Females, Fighting & Reality: A Journey Of Empowerment Through Krav Maga
The topic of women and self defense are almost inseparable. When the two are combined, a third topic inevitably arises: empowerment. The novelty of a female who can hit back has created a new cultural zeitgeist — an emergence of women taking power into their own hands by learning how to fight. Even in popular culture, the number of “strong female fighters” is increasing, and one can find that even princesses in children’s movies know martial arts. Not defaming these wonderful occurrences, one must be able to differentiate idealism versus hard reality. We must acknowledge the less glamorous aspects of women’s self-defense by coming to accept the real, and difficult thing that it is. With statistics from the Center For Disease Control reporting that nearly 1 in 5 women experience rape at some point in their lives, one should remember that beyond the social and fitness components of training, Krav Maga is a tool of survival.
I came to Krav Maga with this same level of urgency. On an evening in September 2011, I was walking home from a friend’s house who lived close by. I had noticed earlier that there was a man walking behind me at a considerable distance. The man was closing the distance between us, walking at a brisk pace, and I perceived this as the usual behavior of a rushed New Yorker trying to get to their destination. Despite being near people who were chatting on a stoop, I never would have imagined of what would soon occur next. Instead of walking past me, the man immediately slowed his pace as he approached and I had the sudden realization of the stranger’s true intentions. In the panic, I ran and he went after me. He grabbed the back of my neck and I shouted “Back the f*ck off!” the loudest I could to the draw attention of anyone nearby. Pushing me face first against a fence in a dark section of the street, he wrapped one arm around my neck in a chokehold (I know now that this was an air choke) and felt a sharp sensation on my lower ribcage, where he was holding a sharp implement (potentially a knife) in his other hand. I tried yelling, and was unable to breathe due to the increasing pressure against my throat. Any attempts to break away were met with the sharp knife-like object being pressed into my ribs. Deciding that my life was not worth my possessions, I raised my right hand, handing him my purse and watch. He quickly released me, and then just as quickly, disappeared.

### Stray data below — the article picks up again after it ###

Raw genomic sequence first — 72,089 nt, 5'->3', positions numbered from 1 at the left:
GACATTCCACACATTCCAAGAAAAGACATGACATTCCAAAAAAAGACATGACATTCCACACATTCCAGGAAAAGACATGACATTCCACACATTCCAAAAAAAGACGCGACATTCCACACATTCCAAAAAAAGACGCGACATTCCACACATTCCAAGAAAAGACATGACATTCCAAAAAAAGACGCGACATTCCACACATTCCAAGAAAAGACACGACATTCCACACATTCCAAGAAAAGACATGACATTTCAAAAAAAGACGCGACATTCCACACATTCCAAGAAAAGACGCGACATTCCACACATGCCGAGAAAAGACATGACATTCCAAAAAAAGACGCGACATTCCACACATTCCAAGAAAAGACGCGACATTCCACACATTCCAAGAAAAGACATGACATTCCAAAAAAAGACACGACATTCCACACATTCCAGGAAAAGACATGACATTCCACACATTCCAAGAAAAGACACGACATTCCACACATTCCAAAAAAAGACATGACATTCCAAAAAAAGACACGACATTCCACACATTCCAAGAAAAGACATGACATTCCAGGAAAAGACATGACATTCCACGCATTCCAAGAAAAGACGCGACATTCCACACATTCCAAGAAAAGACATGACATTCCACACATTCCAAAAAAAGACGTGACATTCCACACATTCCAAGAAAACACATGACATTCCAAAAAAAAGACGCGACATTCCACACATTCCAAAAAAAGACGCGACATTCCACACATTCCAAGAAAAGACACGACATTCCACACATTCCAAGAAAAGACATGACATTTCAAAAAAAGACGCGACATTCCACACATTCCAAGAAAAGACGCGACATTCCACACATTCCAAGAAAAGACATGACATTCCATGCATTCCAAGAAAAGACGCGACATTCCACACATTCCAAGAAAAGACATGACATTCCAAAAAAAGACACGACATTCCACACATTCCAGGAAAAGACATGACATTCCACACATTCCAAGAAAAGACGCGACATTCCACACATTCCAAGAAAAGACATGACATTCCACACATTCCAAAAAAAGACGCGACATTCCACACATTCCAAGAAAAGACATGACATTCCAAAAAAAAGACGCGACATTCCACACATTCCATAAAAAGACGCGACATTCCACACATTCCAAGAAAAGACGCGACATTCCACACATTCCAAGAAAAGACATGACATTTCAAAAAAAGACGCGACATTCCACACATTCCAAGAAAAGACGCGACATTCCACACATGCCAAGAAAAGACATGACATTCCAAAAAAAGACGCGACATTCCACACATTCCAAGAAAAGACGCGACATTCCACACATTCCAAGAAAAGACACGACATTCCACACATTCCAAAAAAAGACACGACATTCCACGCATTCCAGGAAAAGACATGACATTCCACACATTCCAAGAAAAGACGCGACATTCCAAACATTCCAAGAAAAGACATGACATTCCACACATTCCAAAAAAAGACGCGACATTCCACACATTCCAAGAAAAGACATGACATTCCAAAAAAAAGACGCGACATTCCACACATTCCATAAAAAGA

The trauma of my experience did not disappear — it haunted me for a long time. I replayed the scenario in my mind, horrified by my helplessness. I was thankful I wasn’t hurt; grateful that the only thing my mugger wanted were my belongings. Earlier that year a number of sexual assaults and robberies in the more affluent neighborhoods surrounding where I lived sent a pang of fear throughout the borough. People began realizing that if violent crimes like these can occur in one of safest neighborhoods in New York City – then an attack can happen anywhere at any time. This in addition to being robbed blocks from home affected my sleeping patterns, and my mental health. I sometimes panicked on the train ride home, thinking that my attacker could have been any one of the people I was sitting with. What if he recognized me? What if he followed me home? What if he already knew where I lived? I could not walk without fear. It was paralyzing my life. I needed to regain control of the situation and started searching for solutions. I began researching fighting systems that were practical, with weighted importance on effectiveness in real-world scenarios. After sharing my thoughts with a friend, they had told me about their positive experiences with Krav Maga. With no previous martial arts training and zero athletic ability, I step foot in my first Krav Maga class in November of that year. It was an absolute necessity for me to learn how to protect myself should I experience a dangerous encounter again. This was the moment that set the ball in motion.
It’s been over 2 years since I’ve joined Krav Maga Institute NYC. Since that September night years ago, I am now part of the Assistant Instructor Development Program where I help instruct beginner classes and assist students in their training. I’ve helped with a Women’s Self Defense seminar, and have introduced some of my closest friends to some Krav Maga class in New York. It has been a transformational journey for me, one that continues to push me and challenge me to this day.
Though I only speak from the point of view and reflections of my experiences, I believe the different facets behind the principles of self-defense are ones that should not be romanticized or overlooked. While the aspects of physical dominance, newfound confidence, and increasing popularity are very attractive, I believe it’s important to respect the skill beyond these traits and understand the purpose of it’s utility. Self-defense is more than the reclamation of power for women — it allows ordinary people to do exceptional things when given the tools to do so. For me, this is the pinnacle of self-defense and my personal journey with it. Krav Maga classes in New York empowers men and women, like myself, by giving them the techniques, tact and conditioning to protect themselves in a dangerous situation. Through training our minds and bodies, it is an opportunity to transform behaviors into something that could save your life. Having this knowledge now, I no longer live in the shadow of my past experiences.
In the words true to Imi’s philosophy…
I now walk in peace.
Krav Maga Induction
An induction is an intro to Krav
Maga with KMI.